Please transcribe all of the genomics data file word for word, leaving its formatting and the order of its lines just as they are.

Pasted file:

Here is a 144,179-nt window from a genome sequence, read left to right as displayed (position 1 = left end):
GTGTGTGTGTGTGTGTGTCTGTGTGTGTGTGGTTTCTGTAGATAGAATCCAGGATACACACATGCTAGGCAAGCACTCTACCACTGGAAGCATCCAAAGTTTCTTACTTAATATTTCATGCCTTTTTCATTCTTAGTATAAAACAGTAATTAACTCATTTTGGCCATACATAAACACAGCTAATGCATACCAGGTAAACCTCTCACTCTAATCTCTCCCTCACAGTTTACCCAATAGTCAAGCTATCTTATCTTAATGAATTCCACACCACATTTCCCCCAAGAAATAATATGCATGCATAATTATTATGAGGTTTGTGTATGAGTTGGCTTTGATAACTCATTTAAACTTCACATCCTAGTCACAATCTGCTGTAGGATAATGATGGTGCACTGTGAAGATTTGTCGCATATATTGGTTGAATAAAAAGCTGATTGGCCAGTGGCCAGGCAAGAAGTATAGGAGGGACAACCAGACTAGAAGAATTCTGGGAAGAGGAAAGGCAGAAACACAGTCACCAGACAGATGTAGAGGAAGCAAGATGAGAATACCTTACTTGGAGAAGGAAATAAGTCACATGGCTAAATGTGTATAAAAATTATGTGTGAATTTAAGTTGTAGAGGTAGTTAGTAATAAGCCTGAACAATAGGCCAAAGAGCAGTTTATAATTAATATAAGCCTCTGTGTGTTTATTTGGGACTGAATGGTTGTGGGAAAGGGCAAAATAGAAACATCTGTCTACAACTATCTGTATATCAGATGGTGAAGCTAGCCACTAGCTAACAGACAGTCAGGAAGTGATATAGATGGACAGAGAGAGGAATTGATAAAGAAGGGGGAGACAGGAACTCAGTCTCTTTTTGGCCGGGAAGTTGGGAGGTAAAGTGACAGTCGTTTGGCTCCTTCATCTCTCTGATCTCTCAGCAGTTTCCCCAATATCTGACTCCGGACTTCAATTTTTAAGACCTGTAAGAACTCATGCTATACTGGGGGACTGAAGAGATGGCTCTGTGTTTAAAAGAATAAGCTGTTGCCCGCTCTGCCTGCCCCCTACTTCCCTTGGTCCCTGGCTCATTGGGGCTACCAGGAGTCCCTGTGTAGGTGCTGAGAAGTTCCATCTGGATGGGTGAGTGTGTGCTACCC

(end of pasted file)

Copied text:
Here is a 144,179-nt window from a genome sequence, read left to right as displayed (position 1 = left end):
GTGTGTGTGTGTGTGTGTCTGTGTGTGTGTGGTTTCTGTAGATAGAATCCAGGATACACACATGCTAGGCAAGCACTCTACCACTGGAAGCATCCAAAGTTTCTTACTTAATATTTCATGCCTTTTTCATTCTTAGTATAAAACAGTAATTAACTCATTTTGGCCATACATAAACACAGCTAATGCATACCAGGTAAACCTCTCACTCTAATCTCTCCCTCACAGTTTACCCAATAGTCAAGCTATCTTATCTTAATGAATTCCACACCACATTTCCCCCAAGAAATAATATGCATGCATAATTATTATGAGGTTTGTGTATGAGTTGGCTTTGATAACTCATTTAAACTTCACATCCTAGTCACAATCTGCTGTAGGATAATGATGGTGCACTGTGAAGATTTGTCGCATATATTGGTTGAATAAAAAGCTGATTGGCCAGTGGCCAGGCAAGAAGTATAGGAGGGACAACCAGACTAGAAGAATTCTGGGAAGAGGAAAGGCAGAAACACAGTCACCAGACAGATGTAGAGGAAGCAAGATGAGAATACCTTACTTGGAGAAGGAAATAAGTCACATGGCTAAATGTGTATAAAAATTATGTGTGAATTTAAGTTGTAGAGGTAGTTAGTAATAAGCCTGAACAATAGGCCAAAGAGCAGTTTATAATTAATATAAGCCTCTGTGTGTTTATTTGGGACTGAATGGTTGTGGGAAAGGGCAAAATAGAAACATCTGTCTACAACTATCTGTATATCAGATGGTGAAGCTAGCCACTAGCTAACAGACAGTCAGGAAGTGATATAGATGGACAGAGAGAGGAATTGATAAAGAAGGGGGAGACAGGAACTCAGTCTCTTTTTGGCCGGGAAGTTGGGAGGTAAAGTGACAGTCGTTTGGCTCCTTCATCTCTCTGATCTCTCAGCAGTTTCCCCAATATCTGACTCCGGACTTCAATTTTTAAGACCTGTAAGAACTCATGCTATACTGGGGGACTGAAGAGATGGCTCTGTGTTTAAAAGAATAAGCTGTTGCCCGCTCTGCCTGCCCCCTACTTCCCTTGGTCCCTGGCTCATTGGGGCTACCAGGAGTCCCTGTGTAGGTGCTGAGAAGTTCCATCTGGATGGGTGAGTGTGTGCTACCC